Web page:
Great title. Great opening — a gravestone marker reads “Here lies the Durango Kid” and we pull back to find Smiley giving a tour of the grave. A stranger in the crowd asks how Durango was killed and Smiley says he tried to rob a bank. The stranger — Steve Waring.

Courtesy of Columbia Pictures

This promising opening quickly loses it’s punch. Turns out Smiley made up the whole thing to make a few bucks.

Courtesy of Columbia Pictures

Steve starts a bar fight by insulting Smiley’s music. “You cowhands are easily satisfied if you call that good music.” Our old friend Robert J. Wilke shows what a fine actor he is by playing a character who would fight to defend the idiot’s singing.

Smiley is the deputy sheriff in town, but actually he’s a US Treasury Agent, just like Steve. He knows Steve and they work together. He doesn’t appear to know that Steve is the Durango Kid.

In a jail cell, Smiley asks what’s up. Steve sits down and begins to talk. He stops 15 minutes later after he’s told us the entire story of “Both Barrels Blazing.”

The bad guys are trying to keep Lucky Thorpe’s daughter from inheriting his ranch and finding his hidden money.

Steve finds her in a hotel room with Paul Campbell. He sits down and talks. It takes him 15 minutes to tell us the story of “Blazing the Western Trail.”

Aside: when I began this journey, I assumed that it was only late in the series before they began making these films made up almost entirely of footage from older films. But this is 1947; this is only the 26th film. Perhaps the producers had an equation, they figured they could get away with it every x number of films.

The new footage is mostly people sitting around listening to Steve, tossing in such sparkling lines as “so, did they get the mail contract?” and “what happened then, Steve?”

Smiley’s bit is that he has a flyswatter. Oh joy. You have not lived until you see what he can do with that flyswatter!

Cass County Boys provide the tunes.

And yes, that’s Western comic staple Syd Saylor doing a quick turn as Hank.


May 26, 2008

Courtesy of Les Adams

— image courtesy of Les Adams – Abilene, Texas

My daughter Briar has been watching these films with me. She is one month old today. In her life experience, Charles Starrett stars in 9 out of 10 movies. In fact, he’s the biggest movie star of all time.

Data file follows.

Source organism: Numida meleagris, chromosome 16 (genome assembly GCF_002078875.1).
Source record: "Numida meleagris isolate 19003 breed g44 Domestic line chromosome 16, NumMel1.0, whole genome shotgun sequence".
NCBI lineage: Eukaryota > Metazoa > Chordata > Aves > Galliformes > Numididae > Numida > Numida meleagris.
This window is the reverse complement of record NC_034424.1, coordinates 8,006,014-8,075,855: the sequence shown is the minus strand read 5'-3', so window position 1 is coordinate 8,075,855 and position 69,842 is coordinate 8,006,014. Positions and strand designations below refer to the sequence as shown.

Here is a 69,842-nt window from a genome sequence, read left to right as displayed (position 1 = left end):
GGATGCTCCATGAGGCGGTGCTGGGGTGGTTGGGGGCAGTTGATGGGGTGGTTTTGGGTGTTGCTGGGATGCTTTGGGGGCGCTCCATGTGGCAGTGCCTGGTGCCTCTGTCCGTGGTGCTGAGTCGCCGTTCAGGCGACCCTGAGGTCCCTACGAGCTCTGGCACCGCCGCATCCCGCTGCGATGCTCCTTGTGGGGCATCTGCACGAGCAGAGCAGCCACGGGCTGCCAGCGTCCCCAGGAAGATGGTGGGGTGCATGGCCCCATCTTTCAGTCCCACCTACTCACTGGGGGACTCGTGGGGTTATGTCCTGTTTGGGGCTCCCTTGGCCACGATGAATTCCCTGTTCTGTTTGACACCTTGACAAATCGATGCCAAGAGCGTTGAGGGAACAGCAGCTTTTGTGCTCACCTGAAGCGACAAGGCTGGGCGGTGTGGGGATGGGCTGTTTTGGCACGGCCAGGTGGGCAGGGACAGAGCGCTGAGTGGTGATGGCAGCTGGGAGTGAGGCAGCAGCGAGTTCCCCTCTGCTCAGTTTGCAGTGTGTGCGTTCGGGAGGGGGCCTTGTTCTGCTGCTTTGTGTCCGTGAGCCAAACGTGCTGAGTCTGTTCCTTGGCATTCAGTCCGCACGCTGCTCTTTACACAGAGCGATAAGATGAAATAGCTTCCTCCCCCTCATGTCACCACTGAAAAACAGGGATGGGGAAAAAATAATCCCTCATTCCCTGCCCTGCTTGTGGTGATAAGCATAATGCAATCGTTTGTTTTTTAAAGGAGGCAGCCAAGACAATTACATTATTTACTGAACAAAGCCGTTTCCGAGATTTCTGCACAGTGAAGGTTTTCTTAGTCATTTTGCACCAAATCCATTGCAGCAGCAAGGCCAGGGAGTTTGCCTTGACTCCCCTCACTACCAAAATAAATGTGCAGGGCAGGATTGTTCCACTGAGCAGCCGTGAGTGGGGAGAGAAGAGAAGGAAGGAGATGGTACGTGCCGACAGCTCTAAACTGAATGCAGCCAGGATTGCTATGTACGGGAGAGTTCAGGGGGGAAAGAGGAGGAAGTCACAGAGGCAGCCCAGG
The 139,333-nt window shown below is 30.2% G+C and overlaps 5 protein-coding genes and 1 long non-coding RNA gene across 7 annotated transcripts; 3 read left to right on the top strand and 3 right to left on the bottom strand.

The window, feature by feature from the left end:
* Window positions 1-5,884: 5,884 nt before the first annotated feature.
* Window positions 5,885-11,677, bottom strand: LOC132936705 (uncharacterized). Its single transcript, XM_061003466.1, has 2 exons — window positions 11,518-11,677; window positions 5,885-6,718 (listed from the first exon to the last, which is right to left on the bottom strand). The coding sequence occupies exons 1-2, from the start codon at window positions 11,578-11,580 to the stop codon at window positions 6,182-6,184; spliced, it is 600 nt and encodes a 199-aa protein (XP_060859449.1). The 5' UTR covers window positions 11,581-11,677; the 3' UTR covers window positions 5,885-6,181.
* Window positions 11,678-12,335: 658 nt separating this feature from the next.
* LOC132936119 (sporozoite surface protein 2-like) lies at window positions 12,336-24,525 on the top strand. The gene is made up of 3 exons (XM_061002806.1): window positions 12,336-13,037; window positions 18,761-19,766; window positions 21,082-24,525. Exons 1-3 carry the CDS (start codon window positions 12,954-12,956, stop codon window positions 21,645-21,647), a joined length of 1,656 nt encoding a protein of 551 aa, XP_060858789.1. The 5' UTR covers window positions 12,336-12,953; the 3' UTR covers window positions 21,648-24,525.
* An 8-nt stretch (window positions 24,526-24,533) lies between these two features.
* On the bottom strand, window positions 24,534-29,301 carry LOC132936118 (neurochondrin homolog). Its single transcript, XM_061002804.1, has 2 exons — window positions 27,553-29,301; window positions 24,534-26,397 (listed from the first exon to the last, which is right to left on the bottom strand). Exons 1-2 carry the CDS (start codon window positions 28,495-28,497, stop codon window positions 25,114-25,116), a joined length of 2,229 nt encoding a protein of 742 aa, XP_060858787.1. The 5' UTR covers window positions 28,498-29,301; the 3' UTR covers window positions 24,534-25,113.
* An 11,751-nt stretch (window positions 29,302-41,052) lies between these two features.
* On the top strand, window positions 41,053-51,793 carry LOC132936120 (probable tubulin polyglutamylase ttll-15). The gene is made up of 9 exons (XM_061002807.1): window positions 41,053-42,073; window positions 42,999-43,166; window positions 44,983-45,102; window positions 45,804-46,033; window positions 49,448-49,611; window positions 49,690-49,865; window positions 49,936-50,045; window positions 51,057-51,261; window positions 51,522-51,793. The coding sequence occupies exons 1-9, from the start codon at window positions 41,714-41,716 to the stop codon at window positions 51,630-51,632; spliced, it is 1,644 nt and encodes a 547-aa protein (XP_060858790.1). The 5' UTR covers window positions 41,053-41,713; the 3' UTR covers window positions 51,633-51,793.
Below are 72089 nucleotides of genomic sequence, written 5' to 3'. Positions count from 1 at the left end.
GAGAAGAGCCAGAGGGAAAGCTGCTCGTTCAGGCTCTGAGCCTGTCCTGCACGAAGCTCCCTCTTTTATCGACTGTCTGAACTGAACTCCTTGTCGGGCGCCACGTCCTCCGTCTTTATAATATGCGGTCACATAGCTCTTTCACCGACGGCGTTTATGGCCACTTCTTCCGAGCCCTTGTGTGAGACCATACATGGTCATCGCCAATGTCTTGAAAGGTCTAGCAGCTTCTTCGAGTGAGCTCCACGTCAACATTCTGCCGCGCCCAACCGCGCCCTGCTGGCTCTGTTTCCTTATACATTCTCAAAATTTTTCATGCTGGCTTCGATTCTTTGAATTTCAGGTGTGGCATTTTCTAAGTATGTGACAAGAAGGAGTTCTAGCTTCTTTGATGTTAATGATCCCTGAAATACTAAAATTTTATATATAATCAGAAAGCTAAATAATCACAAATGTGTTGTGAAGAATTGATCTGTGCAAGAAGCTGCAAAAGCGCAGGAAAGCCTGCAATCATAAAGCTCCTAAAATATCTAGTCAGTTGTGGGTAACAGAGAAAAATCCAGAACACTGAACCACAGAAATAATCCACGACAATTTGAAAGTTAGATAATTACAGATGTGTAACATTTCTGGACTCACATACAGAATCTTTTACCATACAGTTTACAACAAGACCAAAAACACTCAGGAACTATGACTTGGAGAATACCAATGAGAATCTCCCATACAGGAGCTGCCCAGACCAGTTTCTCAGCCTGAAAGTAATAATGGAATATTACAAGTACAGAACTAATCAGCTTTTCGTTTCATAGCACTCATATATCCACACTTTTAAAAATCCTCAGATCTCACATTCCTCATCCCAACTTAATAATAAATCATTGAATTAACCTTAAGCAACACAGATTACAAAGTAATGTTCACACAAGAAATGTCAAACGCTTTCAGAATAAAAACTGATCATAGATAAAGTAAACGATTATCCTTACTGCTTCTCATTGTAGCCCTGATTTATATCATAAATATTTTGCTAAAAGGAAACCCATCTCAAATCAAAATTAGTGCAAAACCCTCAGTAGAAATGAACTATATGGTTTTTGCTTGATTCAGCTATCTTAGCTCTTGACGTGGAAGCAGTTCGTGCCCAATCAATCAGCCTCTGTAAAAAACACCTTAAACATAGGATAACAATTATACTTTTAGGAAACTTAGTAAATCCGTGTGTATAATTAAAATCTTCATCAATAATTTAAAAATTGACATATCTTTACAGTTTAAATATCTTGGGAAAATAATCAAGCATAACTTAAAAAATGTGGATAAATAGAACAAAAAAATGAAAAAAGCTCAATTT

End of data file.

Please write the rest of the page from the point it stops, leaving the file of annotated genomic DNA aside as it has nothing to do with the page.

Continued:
We’ll have to see if this experience has lasting effects on her, perhaps a penchant for fellas named Steve…

“Laramie” (1949) is not to be confused with “Laramie Mountains” (1951). The film is set in or near Fort Sanders, in 1868. Steve Holden has been sent to the fort by Commissioner Briggs, “he’s head of the Government Peace Commission.” He (with Durango’s help) discovers that gunrunner are stirring up trouble between the soldiers and the local indians.

Fred Sears plays the Colonel, in a rare good-guy role. Bad-guy duties fall to Robert J. Wilke who played a lot of great villains over the years.

Sergeant Duff (another familiar face, George Lloyd) gives Smiley a run for his money as comic relief. He’s got an over-the-top Irish accent, a big ol’ temper, and he drops things a lot. Classic. You get these two together in a locked jail cell and watch out! Pure comic gold!

Joking (and hatred of Smiley) aside, the Smiley beats work well in this film, mainly because they are part of the plot. Smiley and Duff figure out the bad guy, and Smiley rides to Steve’s rescue.

Courtesy of Columbia Pictures

Charley is good in this one. He does his own fighting and shooting in at least one well-choreographed fight scene. It’s interesting. Since seeing “Laramie Mountains” where Jock Mahoney plays a central role, I now know what Charley’s stuntman looks like. It’s really easy to spot when it’s Jock.

He’s also let off the hook on having to act like Smiley is funny. Must have been a good shoot for Charley.

In the final action sequence involving a stagecoach attacked by Indians, Charley is wearing a black shirt and white hat. For a moment, I thought it was some interesting synthesis of the Steve character and the Durango Kid character. Then I realized that it was so he would match the hero in the recycled footage they were using. It’s from the John Ford / John Wayne classic “Stagecoach.” (Great scene, BTW. I gotta see that film again, pronto!)

Funny bit: a new low in production value, a FLASH from the on-set photographer DURING a scene where Smiley is surrounded by Indians while making a smoke signal fire. I’d love to see that photo.  Update 7/11/08 — Here it is:

Courtesy of Columbia Pictures

Best line: Charley has been captured and Smiley is trying to get inside the office where they are holding him. A tough hombre says he ain’t inside and roughs Smiley up a bit. Smiley backs away saying, “I’m sure you’re right, Mister. I just remembered his name ain’t Steve anyhow!”

This is a Durango Kid film, Smiley. His name is always Steve!